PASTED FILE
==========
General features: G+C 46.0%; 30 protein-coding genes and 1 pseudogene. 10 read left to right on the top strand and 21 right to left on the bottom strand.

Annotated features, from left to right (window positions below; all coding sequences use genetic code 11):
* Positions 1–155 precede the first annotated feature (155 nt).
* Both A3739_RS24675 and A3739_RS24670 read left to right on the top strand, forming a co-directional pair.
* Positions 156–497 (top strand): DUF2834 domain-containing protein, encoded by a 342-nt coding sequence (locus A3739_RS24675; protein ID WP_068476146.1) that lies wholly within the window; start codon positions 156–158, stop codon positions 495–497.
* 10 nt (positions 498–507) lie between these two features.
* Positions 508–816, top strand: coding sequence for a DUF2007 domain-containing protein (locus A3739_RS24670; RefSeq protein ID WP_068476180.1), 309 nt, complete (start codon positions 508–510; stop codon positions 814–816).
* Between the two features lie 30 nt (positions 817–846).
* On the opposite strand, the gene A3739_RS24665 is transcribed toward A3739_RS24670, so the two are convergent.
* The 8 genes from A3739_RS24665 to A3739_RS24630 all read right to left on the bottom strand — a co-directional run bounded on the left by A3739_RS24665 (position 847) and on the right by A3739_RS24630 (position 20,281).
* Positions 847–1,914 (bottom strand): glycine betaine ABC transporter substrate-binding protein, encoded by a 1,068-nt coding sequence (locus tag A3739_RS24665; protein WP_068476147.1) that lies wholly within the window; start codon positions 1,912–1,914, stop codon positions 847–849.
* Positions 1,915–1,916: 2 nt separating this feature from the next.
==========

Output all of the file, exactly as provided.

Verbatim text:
General features: G+C 46.0%; 30 protein-coding genes and 1 pseudogene. 10 read left to right on the top strand and 21 right to left on the bottom strand.

Annotated features, from left to right (window positions below; all coding sequences use genetic code 11):
* Positions 1–155 precede the first annotated feature (155 nt).
* Both A3739_RS24675 and A3739_RS24670 read left to right on the top strand, forming a co-directional pair.
* Positions 156–497 (top strand): DUF2834 domain-containing protein, encoded by a 342-nt coding sequence (locus A3739_RS24675; protein ID WP_068476146.1) that lies wholly within the window; start codon positions 156–158, stop codon positions 495–497.
* 10 nt (positions 498–507) lie between these two features.
* Positions 508–816, top strand: coding sequence for a DUF2007 domain-containing protein (locus A3739_RS24670; RefSeq protein ID WP_068476180.1), 309 nt, complete (start codon positions 508–510; stop codon positions 814–816).
* Between the two features lie 30 nt (positions 817–846).
* On the opposite strand, the gene A3739_RS24665 is transcribed toward A3739_RS24670, so the two are convergent.
* The 8 genes from A3739_RS24665 to A3739_RS24630 all read right to left on the bottom strand — a co-directional run bounded on the left by A3739_RS24665 (position 847) and on the right by A3739_RS24630 (position 20,281).
* Positions 847–1,914 (bottom strand): glycine betaine ABC transporter substrate-binding protein, encoded by a 1,068-nt coding sequence (locus tag A3739_RS24665; protein WP_068476147.1) that lies wholly within the window; start codon positions 1,912–1,914, stop codon positions 847–849.
* Positions 1,915–1,916: 2 nt separating this feature from the next.